Current world record

March 18, 2017, one hell of a morning!

5h15 a.m. briefing by Marc and I with all the teams before getting on the snow groomers where I announced to everyone, following the tests with problems solved the day before, that it would be today…

5:45 a.m. at the foot of the KL track, the timing center where some of the teams descended from the groomers under a spectacle of desolation, the sale of the night to take away the mechanical padock. We fear the worst at the top.

6h15 at the summit at 2750m altitude with the second part of the teams where everyone takes up position (cameramen, photographers, piste service, technicians and manager). No damage, phew!…

At the same time, after going to the place of departure where some members of my team are busy setting up the start, I start to rent in my mental preparation linked to my breathing, I go back in the groomer because it It’s cold, very cold and the wind is present reminiscent of 2015 but without the sun because the sky is indeed cloudy.

My departure is scheduled around 7:30 am, normally it is at this time that the sun covers the whole of the track, so it will be a white day bringing a less joyful note energetically speaking to everyone.

This white day due to the clouds is a definite handicap to performance, I have to take it upon myself and evacuate this problem to focus only on the action.

7:30 am Marc asks me to come to the start. The bike is already in place and all the members of my team are at their posts, everything seems well oiled, which reassures me and allows me better concentration. Eyes freeze, I feel it and see it, here I am one last time alone facing my destiny, what I have been looking for so much in developing this project.

I focus on my breathing, I look at the horizon, I’m in my bubble.

7:40 am Marc speaks on the talkie announcing: Eric is in place, are you ready for the stopwatch?

A restrained yes.

Marc looks at me, no more sound comes out of the mouths, we now communicate by looking. I blink to say ok, I’m ready to go. I take 3 deep breaths blowing like an animal, Marc says: Attention 3, 2, 1 GO!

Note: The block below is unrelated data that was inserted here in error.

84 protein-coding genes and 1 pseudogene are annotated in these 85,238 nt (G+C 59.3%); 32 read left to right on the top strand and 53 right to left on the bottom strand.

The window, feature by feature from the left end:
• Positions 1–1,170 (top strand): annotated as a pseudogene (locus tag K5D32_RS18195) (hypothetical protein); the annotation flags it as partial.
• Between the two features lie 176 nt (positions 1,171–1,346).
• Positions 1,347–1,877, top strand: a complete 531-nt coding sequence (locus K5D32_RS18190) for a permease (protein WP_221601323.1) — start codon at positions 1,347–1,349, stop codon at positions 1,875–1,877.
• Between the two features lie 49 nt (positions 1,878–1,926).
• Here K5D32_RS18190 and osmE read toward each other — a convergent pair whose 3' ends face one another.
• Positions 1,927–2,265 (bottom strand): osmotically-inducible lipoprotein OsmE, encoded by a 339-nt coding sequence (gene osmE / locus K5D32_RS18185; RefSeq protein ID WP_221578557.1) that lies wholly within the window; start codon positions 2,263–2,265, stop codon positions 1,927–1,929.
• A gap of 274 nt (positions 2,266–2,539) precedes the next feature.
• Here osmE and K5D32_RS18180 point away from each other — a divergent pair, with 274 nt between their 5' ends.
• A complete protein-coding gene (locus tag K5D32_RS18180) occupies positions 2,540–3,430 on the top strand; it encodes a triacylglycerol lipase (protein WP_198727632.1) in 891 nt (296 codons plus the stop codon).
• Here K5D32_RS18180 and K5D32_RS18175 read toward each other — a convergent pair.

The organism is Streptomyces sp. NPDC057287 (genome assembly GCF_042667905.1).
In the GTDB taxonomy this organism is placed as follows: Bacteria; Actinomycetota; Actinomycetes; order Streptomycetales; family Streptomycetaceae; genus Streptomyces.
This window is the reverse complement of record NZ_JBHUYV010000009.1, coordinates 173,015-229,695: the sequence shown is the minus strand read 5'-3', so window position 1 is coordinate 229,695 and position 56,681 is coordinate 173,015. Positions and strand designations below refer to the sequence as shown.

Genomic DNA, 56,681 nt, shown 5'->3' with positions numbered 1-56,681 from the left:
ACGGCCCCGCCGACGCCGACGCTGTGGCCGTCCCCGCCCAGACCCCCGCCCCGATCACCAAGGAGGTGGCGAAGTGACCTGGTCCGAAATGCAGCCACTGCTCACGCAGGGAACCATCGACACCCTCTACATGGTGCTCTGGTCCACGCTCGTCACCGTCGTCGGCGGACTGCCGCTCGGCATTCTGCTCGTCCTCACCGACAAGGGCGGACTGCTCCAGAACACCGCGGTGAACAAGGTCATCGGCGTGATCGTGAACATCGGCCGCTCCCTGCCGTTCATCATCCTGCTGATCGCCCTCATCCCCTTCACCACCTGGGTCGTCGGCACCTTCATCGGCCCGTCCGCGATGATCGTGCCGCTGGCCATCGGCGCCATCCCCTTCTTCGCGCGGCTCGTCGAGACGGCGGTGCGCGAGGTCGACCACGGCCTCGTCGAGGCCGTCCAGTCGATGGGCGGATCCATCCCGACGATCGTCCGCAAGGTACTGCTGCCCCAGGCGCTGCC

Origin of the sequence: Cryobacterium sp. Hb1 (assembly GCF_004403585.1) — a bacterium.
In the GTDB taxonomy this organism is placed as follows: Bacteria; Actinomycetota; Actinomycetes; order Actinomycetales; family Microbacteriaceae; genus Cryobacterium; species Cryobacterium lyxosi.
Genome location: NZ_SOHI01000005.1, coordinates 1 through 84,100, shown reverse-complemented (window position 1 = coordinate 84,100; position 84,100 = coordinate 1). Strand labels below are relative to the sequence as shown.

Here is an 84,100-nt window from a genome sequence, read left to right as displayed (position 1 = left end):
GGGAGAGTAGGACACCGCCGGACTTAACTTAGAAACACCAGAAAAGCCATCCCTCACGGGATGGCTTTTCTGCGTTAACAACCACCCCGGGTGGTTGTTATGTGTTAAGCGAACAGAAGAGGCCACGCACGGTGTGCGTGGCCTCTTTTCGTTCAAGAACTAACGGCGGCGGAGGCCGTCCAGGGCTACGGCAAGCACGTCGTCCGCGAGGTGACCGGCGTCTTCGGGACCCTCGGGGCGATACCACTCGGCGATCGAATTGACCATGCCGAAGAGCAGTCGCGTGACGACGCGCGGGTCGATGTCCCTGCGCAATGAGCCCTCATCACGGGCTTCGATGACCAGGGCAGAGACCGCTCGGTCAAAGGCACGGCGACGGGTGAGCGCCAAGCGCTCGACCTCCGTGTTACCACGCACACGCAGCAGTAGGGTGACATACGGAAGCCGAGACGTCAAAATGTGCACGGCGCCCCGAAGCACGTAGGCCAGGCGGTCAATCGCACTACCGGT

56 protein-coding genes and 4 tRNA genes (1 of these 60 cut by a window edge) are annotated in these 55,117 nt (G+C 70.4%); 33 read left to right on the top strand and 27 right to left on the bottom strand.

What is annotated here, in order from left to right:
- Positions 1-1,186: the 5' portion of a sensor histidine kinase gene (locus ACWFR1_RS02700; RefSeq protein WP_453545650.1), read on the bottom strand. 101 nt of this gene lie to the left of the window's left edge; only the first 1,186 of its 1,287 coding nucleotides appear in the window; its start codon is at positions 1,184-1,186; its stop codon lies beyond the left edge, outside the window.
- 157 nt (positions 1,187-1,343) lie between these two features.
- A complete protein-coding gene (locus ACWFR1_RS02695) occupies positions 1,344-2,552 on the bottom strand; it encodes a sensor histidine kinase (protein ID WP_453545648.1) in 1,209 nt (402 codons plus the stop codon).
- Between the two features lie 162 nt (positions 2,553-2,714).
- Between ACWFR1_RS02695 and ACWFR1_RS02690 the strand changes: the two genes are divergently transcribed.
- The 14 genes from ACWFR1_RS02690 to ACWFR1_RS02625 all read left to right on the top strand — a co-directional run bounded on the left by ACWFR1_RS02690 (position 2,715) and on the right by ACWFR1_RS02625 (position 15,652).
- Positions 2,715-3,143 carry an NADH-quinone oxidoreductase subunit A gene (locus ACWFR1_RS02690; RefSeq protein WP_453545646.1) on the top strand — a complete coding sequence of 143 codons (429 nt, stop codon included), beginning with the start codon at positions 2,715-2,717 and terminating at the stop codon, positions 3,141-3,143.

Here we go, the first part of the run to the rock is under total control, the second part was more tricky to maintain and increase speed. I got caught on the right side of the track and rolled on the pennants almost outside the track, I corrected my trajectory and found myself in the center of the track. The bottom of the track is a field of bumps, maintaining the optimal position to gain a few km/h is difficult.

When I got to the timing area between the cells the compression was so great that I was literally thrown over the side, I could even see my rear wheel reminding me strangely of the compression I experienced in Nicaragua on the volcano in 2002 just before the bike broke. I caught up, fought to stay on the bike and it did!

After about 1Km of braking I saw a scooter arrive with a tracker and Fred the mechanical engineer who announced: 227, 72 Eric!
I said:
I said:

I couldn’t believe it myself…
I was very proud of myself and my team, 227.72Km/h, what a great end to my career!
The track would have been smoother on the fastest part, the 230’s were falling for sure! So the way is clear for anyone who wants to beat my record, it is beatable as it is…
But for the moment I am enjoying it with my teams…and I thank all the partner teams: the resort of Vars, the service of the slopes, the RM and of course the Billy company (Philippe, Simon, Louis) managing this magnificent Chabrières speed stadium.

eric barone la chute
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Crédit photo © : Richard BORD | Marc REBUTTINI | Olivier LEBLOND | Alban PERNET | TAM TAM | Eric BARONE